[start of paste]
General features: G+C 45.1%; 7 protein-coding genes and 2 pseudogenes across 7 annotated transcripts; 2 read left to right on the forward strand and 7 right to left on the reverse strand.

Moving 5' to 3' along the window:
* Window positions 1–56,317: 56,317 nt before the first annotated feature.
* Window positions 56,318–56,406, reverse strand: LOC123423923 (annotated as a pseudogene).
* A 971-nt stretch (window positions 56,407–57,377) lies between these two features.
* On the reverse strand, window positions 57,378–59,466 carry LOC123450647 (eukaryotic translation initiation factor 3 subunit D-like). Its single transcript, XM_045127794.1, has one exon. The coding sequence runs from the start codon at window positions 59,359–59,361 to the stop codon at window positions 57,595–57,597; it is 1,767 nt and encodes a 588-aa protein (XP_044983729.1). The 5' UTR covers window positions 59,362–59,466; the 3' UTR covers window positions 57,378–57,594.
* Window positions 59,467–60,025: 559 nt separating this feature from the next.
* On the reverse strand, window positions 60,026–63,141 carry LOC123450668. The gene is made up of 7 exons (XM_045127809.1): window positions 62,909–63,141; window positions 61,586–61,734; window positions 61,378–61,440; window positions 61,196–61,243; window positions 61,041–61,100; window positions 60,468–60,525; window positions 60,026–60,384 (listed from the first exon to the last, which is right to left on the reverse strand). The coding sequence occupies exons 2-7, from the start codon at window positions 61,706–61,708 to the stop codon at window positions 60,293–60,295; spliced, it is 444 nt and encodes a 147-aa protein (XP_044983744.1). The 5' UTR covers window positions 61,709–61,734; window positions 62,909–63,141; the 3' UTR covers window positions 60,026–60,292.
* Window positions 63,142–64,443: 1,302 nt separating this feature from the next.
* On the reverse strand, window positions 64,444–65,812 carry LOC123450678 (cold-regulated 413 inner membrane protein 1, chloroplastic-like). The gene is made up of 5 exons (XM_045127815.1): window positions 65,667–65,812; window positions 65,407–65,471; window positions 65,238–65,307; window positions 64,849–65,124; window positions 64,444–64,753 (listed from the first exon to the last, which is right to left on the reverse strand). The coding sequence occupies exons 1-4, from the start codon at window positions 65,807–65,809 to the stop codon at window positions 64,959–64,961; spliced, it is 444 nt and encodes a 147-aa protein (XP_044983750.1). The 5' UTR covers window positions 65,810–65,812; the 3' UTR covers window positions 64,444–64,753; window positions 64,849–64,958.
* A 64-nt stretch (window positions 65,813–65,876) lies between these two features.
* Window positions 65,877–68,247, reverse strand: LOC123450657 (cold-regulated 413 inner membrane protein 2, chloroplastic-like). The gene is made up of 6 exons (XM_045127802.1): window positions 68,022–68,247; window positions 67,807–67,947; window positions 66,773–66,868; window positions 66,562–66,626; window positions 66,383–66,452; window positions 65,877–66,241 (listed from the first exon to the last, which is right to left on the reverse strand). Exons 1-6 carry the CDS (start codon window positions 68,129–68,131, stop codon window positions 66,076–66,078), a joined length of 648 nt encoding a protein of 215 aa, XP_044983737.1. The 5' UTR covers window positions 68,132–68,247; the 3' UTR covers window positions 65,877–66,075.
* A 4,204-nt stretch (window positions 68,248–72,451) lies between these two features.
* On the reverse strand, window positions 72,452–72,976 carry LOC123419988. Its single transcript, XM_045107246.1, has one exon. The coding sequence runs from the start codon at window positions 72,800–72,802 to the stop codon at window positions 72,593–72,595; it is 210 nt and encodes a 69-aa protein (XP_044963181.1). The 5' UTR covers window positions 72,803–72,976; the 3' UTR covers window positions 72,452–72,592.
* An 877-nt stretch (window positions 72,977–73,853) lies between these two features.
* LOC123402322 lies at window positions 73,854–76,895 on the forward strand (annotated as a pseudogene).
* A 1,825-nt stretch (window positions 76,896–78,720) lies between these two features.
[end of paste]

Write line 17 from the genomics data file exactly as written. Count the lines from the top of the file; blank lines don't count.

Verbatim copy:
* A 1,825-nt stretch (window positions 76,896–78,720) lies between these two features.